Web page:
When it comes to PCIe cards, AudioScience has two options for analog/digital audio. With the high channel count ASI5680 PCIe audio adapter with eight stereo playback streams fed to eight stereo outputs and one stereo record stream fed from one stereo input, users can mix and route anything to anywhere.
AudioScience also created the ASI5211, a PCIe version of the ASI5111 card. It removes time-critical audio processing burdens from a PC, featuring two stereo record streams fed from either a balanced analog input or an AES3 digital input, four stereo play streams mixed to both a balanced analog output and and AES3 digital output, and a mic input. The analog I/O level has been increased to +24dBu, a noise gate added and GPIO adds two opto-isolated inputs and two normally open relay outputs.
Lynx Studio Technology's AES16e-50 PCIe card offers multiple connectivity options. In addition to 16 channels of 192kHz AES3 digital I/O via its two D-sub ports, it has 32 digital I/O channels using AES50 technology, which provides point-to-point connection for multi-channel audio and system control over a single CAT-5e or CAT-6 cable.
LoLa from Digigram is a low-latency sound card platform for logging and multi-channel recording. Main features of the first LoLa product (the LoLa280) include eight line-level inputs, two line-level outputs and an optional eight-channel mic pre-amp in a 1RU package. It also includes a built-in mixer with automatic gain control and a software control panel.
Outside the box, or in?
This leads us to a question: Whether ‘tis best to think outside the box or stay within its confines. Is it better to purchase (or stick with) a PCI or PCIe card-based audio interface or move over to a stand-alone interface? Of course, the walls break down a bit, since many PCI and PCIe interfaces have break-out cabling that increases the I/O capabilities and adds additional features (a mic pre, perhaps).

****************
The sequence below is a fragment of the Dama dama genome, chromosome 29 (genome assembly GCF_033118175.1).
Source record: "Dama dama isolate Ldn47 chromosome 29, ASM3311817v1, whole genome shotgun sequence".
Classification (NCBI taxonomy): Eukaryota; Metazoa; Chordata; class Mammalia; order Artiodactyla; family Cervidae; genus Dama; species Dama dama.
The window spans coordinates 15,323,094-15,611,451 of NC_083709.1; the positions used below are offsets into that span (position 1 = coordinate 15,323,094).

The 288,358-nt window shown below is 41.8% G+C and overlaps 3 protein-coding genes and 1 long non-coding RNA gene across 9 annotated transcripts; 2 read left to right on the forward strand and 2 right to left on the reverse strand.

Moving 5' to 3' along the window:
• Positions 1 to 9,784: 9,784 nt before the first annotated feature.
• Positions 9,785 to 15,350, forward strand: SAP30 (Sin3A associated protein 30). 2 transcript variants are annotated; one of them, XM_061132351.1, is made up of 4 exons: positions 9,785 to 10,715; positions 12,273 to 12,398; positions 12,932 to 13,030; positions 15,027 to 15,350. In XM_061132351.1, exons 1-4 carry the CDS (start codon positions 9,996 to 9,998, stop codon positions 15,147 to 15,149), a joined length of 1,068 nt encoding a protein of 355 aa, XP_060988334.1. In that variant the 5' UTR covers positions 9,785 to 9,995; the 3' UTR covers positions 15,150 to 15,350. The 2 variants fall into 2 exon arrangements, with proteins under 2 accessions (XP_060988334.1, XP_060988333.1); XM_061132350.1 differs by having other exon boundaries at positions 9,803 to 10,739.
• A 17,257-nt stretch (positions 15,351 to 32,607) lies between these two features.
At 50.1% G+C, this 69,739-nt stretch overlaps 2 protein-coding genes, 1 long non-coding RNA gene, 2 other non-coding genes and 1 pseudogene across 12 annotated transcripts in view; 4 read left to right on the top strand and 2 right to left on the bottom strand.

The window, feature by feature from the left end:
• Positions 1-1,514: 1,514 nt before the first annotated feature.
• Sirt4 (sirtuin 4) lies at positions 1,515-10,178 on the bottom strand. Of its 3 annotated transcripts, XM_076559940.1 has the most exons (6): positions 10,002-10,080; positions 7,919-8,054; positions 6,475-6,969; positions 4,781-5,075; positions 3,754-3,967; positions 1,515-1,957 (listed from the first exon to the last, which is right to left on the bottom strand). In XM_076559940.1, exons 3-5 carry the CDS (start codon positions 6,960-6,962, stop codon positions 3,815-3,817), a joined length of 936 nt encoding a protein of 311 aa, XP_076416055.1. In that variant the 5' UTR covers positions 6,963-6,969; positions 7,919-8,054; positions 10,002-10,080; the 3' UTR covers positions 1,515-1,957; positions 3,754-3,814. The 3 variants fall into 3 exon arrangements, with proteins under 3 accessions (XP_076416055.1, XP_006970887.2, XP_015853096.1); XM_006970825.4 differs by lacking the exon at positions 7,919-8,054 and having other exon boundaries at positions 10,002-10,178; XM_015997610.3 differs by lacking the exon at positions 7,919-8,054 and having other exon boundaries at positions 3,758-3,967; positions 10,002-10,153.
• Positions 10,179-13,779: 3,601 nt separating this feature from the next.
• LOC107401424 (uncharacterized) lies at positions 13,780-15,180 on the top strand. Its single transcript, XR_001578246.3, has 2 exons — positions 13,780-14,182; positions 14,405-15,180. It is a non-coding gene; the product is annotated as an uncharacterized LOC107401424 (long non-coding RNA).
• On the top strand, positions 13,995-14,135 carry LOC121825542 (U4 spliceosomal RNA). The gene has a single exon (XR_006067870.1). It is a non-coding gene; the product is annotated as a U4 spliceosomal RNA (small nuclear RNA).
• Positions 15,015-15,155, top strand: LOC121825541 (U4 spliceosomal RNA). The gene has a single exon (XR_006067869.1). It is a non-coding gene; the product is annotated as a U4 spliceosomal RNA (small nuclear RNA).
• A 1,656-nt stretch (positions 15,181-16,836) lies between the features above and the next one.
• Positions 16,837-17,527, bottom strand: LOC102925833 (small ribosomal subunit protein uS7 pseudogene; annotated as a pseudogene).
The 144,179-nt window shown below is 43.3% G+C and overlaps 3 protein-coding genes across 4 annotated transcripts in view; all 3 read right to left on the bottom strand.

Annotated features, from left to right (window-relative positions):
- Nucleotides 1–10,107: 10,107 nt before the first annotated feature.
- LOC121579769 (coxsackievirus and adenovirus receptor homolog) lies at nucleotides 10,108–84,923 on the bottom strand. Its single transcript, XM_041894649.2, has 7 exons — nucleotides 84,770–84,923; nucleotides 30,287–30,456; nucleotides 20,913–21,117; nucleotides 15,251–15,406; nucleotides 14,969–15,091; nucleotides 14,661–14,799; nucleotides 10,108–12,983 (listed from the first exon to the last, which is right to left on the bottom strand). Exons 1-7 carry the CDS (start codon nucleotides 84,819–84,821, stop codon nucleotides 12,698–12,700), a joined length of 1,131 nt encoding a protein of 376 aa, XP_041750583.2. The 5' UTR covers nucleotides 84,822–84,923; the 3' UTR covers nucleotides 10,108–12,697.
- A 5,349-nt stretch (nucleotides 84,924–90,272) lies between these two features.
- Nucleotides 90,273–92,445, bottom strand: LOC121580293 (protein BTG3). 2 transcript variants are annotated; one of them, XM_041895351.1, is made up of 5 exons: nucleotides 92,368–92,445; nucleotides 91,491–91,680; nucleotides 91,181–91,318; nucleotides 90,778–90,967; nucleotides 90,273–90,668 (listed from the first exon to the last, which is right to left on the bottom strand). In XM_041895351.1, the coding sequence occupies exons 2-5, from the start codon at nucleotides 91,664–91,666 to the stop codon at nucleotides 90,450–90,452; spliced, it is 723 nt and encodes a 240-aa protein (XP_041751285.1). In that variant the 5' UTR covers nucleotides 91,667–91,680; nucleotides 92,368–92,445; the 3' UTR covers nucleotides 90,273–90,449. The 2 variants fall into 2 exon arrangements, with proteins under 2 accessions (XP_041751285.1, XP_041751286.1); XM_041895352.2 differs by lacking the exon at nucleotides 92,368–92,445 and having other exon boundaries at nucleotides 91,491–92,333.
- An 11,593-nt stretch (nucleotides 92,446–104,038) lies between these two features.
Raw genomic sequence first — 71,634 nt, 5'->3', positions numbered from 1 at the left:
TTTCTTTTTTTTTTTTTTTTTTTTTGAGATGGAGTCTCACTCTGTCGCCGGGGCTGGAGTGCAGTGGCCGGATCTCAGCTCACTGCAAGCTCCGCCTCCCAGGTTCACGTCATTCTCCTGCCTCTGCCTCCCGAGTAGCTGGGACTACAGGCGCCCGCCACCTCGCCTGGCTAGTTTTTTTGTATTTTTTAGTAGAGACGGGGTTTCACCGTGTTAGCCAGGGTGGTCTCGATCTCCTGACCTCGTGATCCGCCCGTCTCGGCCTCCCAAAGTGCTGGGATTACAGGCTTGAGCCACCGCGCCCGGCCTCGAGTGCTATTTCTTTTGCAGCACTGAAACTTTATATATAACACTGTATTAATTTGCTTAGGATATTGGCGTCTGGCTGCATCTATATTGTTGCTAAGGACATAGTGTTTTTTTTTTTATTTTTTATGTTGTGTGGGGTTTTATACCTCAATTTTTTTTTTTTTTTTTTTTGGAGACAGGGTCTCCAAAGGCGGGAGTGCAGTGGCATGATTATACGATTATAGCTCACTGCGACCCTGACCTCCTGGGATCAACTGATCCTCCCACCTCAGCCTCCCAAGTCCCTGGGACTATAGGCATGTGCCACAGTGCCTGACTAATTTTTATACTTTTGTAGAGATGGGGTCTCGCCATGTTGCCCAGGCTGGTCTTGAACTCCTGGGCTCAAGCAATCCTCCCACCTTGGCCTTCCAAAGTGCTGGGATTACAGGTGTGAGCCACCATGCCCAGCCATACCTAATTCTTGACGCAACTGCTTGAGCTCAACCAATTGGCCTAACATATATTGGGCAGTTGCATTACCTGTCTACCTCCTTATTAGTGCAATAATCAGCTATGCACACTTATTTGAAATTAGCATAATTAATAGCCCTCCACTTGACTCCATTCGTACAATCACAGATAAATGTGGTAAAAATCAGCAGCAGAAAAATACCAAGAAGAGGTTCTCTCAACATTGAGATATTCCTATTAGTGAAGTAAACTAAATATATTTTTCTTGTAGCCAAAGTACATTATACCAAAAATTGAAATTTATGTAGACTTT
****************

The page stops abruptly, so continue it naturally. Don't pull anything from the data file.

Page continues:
Six or so years ago adding audio capability to a Mac or PC, meant using PCI – it was the only game in town. This was a fine option if you needed a stereo pair of digital ins and outs. PCI systems are largely legacy products at this time, however. If you have an interface that uses this technology and are thinking of moving to a new computer, make sure drivers are available for the operating system – there''s a good chance they''re not available.
PCIe offers much more bandwidth than older cards. In a few years we should see PCIe cards that are faster than their forebearers, with even more bandwidth. But to pass 16 channels of audio with a card-based system, a number of PCIe audio interfaces are available that will serve quite well.
If connectivity requirements exceed more than a single mic pre and pairs of analog inputs and outputs it would be wise to consider an external hardware unit. USB and Firewire have both achieved speed and bandwidth that allows them to compete with PCIe cards, and these devices can be purchased in an almost unlimited array of configurations.
Ethernet and an all-digital pathway, from production to transmission, may be a reality that is ubiquitous in the near future. But as long as the human voice is part of the equation, microphones and interfaces that can input their signals will be a part of the chain. A wide array of audio interfaces is available so assess input and output needs and bandwidth requirements and have fun!
Eskow is a composer and journalist who lives in central New Jersey. He is a contributing editor for Radio magazine's sister publication Mix magazine. Thanks to Chris Ludwig of ADK Pro Audio for his input.
Manufacturers of sound cards and audio interfaces